The altered mechanical stimuli displayed by tumor tissues also contribute to cancer-specific accumulation of mutp53. Cancer-associated fibrosis generates a dense and stiff extracellular matrix (ECM) leading to integrin activation in focal adhesions and RhoA-induced remodeling of the actin cytoskeleton, which in turn favors tumor cell survival, proliferation and tumor progression [17]. It has been reported that mutp53 accumulation, often spatially heterogeneous within tumor tissues, is mainly observed at fibrotic regions [18], suggesting that the physical properties of the microenvironment may locally influence mutp53 stability. We have recently demonstrated that RhoA activation and actin-dependent mechano-transduction induced by elevated ECM stiffness promote activation of Hsp90 by the mechanosensitive HDAC6 deacetylase, thus leading to mutp53 stabilization [19, 20] (Fig. 2). RhoA is frequently over-expressed or hyper-activated in tumors [21]. Notably, mutp53 has been shown to promote RhoA activation [22] by inducing its positive regulators GEF-H1 [23] and RhoGDI [24], thereby sustaining aberrant tumor cell mechano-responsiveness as well as its own mechano-dependent stabilization (Fig. 2). An important implication of these findings is that preventing membrane recruitment and activation of RhoA by inhibiting its prenylation can block stroma-tumor mechanosignalling, providing a valuable approach to interfere with mutp53 stabilization in tumors [19, 20].

Nutrient limitations represent a major point of vulnerability of cancer cells. Interestingly, nutrient availability also appears to be relevant for mutp53 accumulation in tumors, as reduced glucose levels induce autophagy-dependent mutp53 proteolysis [25]. Of note, a dietary regimen of glucose restriction reduced mutp53 accumulation in mutp53(A135V) knock-in mice and reduced growth of mutp53-expressing tumor xenografts [25].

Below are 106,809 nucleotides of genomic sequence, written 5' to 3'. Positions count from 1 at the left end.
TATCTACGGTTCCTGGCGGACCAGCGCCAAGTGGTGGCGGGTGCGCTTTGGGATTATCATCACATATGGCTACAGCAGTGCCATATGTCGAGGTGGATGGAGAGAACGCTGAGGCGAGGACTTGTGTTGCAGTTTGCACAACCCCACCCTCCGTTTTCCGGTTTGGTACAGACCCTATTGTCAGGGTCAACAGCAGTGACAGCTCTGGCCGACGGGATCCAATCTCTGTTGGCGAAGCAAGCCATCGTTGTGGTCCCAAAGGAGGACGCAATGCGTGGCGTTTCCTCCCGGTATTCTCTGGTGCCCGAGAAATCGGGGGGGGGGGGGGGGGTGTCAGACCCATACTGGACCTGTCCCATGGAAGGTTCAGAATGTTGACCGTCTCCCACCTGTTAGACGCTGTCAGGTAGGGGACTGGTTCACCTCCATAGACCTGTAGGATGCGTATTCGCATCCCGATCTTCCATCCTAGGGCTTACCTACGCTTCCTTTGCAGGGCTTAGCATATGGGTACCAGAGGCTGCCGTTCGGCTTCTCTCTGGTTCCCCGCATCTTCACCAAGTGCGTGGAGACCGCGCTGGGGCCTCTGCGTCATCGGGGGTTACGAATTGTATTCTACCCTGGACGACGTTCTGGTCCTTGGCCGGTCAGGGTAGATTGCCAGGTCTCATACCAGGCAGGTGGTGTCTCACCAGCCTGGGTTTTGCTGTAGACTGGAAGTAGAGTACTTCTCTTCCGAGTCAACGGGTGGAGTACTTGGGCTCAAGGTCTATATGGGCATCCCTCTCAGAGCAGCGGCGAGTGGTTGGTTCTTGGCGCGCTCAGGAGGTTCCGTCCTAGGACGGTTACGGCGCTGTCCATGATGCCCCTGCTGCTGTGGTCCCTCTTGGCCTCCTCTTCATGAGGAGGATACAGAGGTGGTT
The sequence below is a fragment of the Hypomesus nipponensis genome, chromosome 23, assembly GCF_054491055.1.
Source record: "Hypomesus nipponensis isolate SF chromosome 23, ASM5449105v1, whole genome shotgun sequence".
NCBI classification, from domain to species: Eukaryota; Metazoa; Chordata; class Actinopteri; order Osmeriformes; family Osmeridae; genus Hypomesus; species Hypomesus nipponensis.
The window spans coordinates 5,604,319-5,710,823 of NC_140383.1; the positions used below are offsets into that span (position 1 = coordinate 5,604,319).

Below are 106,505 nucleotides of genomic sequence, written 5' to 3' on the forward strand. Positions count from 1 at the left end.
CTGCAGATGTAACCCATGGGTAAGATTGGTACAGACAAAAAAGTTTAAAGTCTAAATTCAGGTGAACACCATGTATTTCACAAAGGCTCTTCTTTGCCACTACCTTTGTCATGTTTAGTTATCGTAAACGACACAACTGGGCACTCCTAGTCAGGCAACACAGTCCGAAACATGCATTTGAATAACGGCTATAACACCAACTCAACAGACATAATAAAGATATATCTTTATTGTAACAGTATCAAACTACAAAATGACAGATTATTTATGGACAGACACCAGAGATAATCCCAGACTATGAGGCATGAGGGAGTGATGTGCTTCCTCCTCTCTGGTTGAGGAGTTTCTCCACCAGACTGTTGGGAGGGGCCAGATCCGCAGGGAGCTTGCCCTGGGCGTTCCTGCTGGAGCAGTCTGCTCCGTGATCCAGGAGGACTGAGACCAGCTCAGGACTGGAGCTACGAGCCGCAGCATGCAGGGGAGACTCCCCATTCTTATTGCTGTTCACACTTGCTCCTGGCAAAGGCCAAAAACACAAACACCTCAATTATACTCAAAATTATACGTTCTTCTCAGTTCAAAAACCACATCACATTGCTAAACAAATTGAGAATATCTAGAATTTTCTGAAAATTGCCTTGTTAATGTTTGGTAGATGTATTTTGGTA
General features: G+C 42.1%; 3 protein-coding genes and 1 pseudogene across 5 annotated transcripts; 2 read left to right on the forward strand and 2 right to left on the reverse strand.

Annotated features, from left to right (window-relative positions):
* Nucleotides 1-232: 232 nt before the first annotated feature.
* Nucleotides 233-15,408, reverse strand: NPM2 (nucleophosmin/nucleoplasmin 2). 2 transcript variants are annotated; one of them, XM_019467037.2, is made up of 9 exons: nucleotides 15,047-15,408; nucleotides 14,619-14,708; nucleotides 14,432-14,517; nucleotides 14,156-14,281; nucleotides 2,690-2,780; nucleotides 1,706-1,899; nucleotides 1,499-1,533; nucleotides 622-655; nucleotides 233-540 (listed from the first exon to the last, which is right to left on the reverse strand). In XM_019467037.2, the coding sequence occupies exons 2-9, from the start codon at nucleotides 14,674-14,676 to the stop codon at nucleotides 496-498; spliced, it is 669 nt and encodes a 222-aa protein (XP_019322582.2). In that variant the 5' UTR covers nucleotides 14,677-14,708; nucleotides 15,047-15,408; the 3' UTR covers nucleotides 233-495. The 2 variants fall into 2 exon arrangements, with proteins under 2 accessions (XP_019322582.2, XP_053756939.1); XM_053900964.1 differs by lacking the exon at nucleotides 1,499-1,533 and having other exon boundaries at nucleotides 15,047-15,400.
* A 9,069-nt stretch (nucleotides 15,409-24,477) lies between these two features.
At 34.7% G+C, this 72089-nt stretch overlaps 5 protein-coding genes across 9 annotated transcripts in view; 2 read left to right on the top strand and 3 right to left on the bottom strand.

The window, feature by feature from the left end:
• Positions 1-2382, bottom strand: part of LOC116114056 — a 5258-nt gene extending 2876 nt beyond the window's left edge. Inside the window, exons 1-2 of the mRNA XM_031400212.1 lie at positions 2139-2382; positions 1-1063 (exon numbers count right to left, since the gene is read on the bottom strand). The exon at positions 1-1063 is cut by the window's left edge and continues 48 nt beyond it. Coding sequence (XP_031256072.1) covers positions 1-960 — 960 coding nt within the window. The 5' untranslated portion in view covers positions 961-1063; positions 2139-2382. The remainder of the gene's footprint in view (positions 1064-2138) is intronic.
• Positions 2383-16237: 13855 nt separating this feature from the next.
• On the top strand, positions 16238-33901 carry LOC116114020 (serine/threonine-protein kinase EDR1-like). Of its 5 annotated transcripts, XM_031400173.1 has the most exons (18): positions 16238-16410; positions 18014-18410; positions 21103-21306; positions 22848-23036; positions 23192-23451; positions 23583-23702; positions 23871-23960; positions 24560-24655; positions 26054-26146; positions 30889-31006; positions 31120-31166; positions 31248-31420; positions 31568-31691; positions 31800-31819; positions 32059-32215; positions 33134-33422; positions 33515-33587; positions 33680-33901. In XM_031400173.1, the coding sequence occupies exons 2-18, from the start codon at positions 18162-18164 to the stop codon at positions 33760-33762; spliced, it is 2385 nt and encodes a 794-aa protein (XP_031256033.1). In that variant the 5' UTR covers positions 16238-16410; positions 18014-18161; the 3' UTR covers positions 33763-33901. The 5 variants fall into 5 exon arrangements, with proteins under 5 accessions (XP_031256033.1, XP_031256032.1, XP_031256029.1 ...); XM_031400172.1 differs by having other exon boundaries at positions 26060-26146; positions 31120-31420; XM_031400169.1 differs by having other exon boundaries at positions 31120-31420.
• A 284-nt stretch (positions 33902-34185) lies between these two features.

Multiple cancer-related stress stimuli trigger post-translational modifications of mutp53 to modulate its protein stability and interactions (reviewed in ref. [26]). For instance, constitutive activation of DNA damage checkpoint and consequent phosphorylation of Ser15 by ataxia-telangiectasia mutated (ATM) kinase drive stabilization of mutp53 by shifting the balance between its mono- and poly-ubiquitination [27]. This is consistent with the evidence that expression of Ras and Myc oncogenes as well as exposure to radiation- and chemotherapy-related genotoxic and oxidative stress induce accumulation of mutp53 in vivo [16]. Similarly, acetylation of C-terminal lysines has been shown to protect mutp53 from autophagy-mediated degradation [25]. Post-translational modifications of mutp53 also enhance its oncogenic activities: for instance, C-terminal phosphorylation by Polo-like kinase-2 (PLK2) was shown to boost mutp53 ability to promote breast cancer cells’ proliferation and chemoresistance [28]. We found that stress-induced phosphorylation at Ser/Thr-Pro sites, with subsequent Pin1-dependent isomerization, enhances the ability of mutp53 to neutralize p63 anti-metastatic activity and to induce a gene expression program associated with breast cancer aggressiveness and poor prognosis [29]. Pin1 has also been implicated in supporting gain-of-function of the p53-R249S mutant, frequently detected in human hepatocellular carcinoma (HCC) associated to dietary exposure to aflatoxin B1 and hepatitis B infection. In HBV-positive HCC, CDK4-dependent phosphorylation of the mutated Ser249-Pro250 preludes to Pin1-dependent modification, resulting in the interaction of p53-R249S with c-Myc to promote HCC growth [30].

Mutant p53 rewires the cancer cell’s metabolism

Reprogramming of cell metabolism is a hallmark of cancer, required to sustain tumor cells’ biosynthetic needs for continuous growth and proliferation [31]. Moreover, cell metabolism is a central hub interconnecting the microenvironment, cell signaling and the epigenetic landscape, and is therefore crucial for cancer cells to cope with their changing environment [32]. Not surprisingly, cell metabolism is affected by multiple oncogenic conditions, including expression of mutp53.